He speaks of the phrase in the context of work, whether corporate or church.  I see the potential value for both worlds.  I will even implement it in my own work as a pastor.  But then, I heard echo of this concept in the Bible.

Philip is the wrong kind of Jew.  He belongs to the group of Jews called Hellenists.  Hellenists are second-rate Jews in relation to the Hebrews.  Hellenists grew up outside of Palestine.  The Hebrews living in Palestine believed themselves to be better Jews.

As you can imagine, conflicts easily broke-out.  One such case was the equal distribution of food to widows.  The Hellenists’ widows were being neglected.  So, in Acts 6:1-7, the decision is made to appoint seven men to overseer the matter.  All seven were Hellenists, one of which was Philip.

Philip was chosen by the apostles to serve this one task, so they could focus their attention toward prayer and scripture.  Preaching was not in the job description.  God had other plans.

God’s calling on Philip’s life transcended a food pantry.  The Holy Spirit moved Philip to preach the good news of Jesus in Samaria.  Many believed and the Church was born in Samaria.

Philip receives word from God to journey down a specific road.  While on the path, he encounters an Ethiopian Eunuch reading the scriptures.  At the Spirit’s leading, Philip strikes up a conversation with the Ethiopian Eunuch.  An opportunity opened for Philip to share the good news about Jesus.  As a result, the Ethiopian Eunuch asked to be baptized.  Right there, right then, Philip baptized him.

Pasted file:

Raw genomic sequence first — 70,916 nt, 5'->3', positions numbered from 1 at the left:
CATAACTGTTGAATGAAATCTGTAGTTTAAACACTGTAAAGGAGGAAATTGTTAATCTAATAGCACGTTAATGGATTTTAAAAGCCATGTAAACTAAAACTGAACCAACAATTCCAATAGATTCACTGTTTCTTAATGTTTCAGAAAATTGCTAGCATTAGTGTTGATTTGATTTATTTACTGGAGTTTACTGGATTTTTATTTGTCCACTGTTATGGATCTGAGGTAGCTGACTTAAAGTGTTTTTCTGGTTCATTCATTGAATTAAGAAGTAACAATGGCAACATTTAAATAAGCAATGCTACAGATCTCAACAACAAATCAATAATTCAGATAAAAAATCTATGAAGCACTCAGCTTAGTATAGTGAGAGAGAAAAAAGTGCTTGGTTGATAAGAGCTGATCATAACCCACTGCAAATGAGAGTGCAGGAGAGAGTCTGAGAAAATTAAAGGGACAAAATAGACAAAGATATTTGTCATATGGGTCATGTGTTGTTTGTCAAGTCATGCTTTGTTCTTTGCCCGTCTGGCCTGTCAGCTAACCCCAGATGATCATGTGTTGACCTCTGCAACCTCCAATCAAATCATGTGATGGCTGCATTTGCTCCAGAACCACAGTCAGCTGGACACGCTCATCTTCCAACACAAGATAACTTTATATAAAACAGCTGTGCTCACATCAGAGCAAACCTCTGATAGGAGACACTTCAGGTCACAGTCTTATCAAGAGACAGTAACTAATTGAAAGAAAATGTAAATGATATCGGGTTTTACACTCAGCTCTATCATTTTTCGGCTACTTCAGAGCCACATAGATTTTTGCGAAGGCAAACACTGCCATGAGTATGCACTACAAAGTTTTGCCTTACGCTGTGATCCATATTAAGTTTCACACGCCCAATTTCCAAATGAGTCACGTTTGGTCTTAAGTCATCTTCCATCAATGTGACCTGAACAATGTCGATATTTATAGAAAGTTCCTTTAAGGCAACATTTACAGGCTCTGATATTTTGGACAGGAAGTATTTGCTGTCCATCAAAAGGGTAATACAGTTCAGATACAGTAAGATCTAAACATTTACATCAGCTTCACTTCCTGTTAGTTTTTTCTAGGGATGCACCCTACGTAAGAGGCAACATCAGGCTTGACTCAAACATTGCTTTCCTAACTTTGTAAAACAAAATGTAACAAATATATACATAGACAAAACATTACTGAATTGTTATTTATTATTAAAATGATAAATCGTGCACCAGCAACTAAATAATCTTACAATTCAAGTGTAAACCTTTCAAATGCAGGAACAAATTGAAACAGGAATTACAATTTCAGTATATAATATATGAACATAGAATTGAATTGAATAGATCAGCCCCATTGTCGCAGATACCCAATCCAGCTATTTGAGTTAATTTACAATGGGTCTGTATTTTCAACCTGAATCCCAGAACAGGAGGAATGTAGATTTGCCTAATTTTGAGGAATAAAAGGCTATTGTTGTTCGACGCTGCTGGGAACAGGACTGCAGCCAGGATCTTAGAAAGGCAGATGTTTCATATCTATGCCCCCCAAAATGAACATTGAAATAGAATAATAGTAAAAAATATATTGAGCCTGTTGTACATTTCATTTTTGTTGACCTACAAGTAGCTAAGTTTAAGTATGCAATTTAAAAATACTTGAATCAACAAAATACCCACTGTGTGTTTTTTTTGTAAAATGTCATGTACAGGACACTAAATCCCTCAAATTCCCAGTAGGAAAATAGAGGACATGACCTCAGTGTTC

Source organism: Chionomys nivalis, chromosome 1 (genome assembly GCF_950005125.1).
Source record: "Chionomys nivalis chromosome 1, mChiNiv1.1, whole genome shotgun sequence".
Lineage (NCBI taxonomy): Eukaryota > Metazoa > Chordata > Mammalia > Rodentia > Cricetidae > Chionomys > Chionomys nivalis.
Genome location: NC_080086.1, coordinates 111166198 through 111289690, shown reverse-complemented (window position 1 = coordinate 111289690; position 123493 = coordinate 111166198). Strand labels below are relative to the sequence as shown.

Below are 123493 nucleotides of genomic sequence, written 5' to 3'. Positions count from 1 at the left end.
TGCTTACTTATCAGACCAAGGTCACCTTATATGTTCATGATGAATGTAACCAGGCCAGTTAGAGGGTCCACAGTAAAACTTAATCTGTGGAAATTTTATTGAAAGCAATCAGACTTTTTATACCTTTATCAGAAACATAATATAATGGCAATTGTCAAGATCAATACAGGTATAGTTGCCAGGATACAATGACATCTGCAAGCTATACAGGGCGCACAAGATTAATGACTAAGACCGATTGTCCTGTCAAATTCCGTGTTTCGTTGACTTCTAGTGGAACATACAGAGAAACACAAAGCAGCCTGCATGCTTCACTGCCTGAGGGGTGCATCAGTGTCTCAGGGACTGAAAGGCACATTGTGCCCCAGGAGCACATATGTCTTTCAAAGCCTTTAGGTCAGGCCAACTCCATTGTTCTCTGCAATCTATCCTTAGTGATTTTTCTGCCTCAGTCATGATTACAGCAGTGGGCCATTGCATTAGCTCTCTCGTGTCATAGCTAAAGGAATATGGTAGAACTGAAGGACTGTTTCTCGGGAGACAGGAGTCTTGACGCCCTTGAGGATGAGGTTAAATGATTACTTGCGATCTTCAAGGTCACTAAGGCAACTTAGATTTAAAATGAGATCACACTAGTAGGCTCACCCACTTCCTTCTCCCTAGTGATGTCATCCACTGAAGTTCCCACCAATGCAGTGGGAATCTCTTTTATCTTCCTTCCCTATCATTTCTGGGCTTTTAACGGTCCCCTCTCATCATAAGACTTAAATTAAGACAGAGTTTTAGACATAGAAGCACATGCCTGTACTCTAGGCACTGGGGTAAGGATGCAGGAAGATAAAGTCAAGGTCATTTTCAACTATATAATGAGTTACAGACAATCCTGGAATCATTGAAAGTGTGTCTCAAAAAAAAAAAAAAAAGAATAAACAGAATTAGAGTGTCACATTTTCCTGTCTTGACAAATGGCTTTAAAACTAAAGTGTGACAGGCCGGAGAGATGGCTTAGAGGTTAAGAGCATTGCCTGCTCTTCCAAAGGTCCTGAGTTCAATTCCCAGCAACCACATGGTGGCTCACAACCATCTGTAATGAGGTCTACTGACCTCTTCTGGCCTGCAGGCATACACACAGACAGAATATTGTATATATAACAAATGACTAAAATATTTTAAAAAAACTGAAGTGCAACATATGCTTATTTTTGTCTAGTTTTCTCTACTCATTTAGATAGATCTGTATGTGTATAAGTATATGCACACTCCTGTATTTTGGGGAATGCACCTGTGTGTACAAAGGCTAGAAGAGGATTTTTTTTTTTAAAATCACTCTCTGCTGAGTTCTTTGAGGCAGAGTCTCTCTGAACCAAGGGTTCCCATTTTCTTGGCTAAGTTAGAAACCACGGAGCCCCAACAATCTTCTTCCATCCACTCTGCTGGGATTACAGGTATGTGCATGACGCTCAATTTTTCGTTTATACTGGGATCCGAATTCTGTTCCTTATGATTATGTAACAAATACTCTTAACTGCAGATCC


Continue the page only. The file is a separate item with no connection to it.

Here’s the deal.  The law of Israel strictly forbade a eunuch from becoming a convert to Judaism (Deuteronomy 23:1).  The Ethiopian Eunuch must have known this, as well as Philip.  They both also must have been aware of the promise found only three chapters beyond wha the Ethiopian Eunuch was reading.  It is written:

Do not let the foreigner joined to the Lord say, “The Lord will surely separate me from his people”; and do not let the eunuch say, “I am just a dry tree.”  For thus says the Lord:  To the Eunuchs who keep my sabbaths, who choose the things that please me and hold fast my covenant, I will give, in my house and within my walls, a monument and a name better than sons and daughters; I will give them an everlasting name that shall not be cut off.  Isaiah 56:3-5 (NRSV)

By baptizing the Ethiopian Eunuch, Philip is declaring the day of the fulfillment of this promise.  He is acting as if then is now.  The future promise in Isaiah is that someday eunuchs will be included with everyone else who loves and obeys God.  In the meantime, everyone is waiting for that day.  Philip doesn’t wait.  He acts as if the promised future is in effect now.  He doesn’t wait to get there.  He brings there, here.

In the Bible, you find promises of a new day.  A day when the poor are made rich.  A day when prisoners are released, blind receive sight, oppressed go free, and our world is made whole.  Jesus declares, “Today this scripture has been fulfilled in your hearing” (Luke 4:21, NRSV).

Heaven is a beautiful image for tomorrow that Jesus initiates in the now.  The expectation isn’t for us to wait until we die to experience its reality.  You bring it into the present by “acting as if then is now.”

Learning to act as if then is now changes the way you think, communicate, act, live,  and love.  It will seem strange to many.  Few will be disappointed in the transformation it creates.  Praying we all can learn together.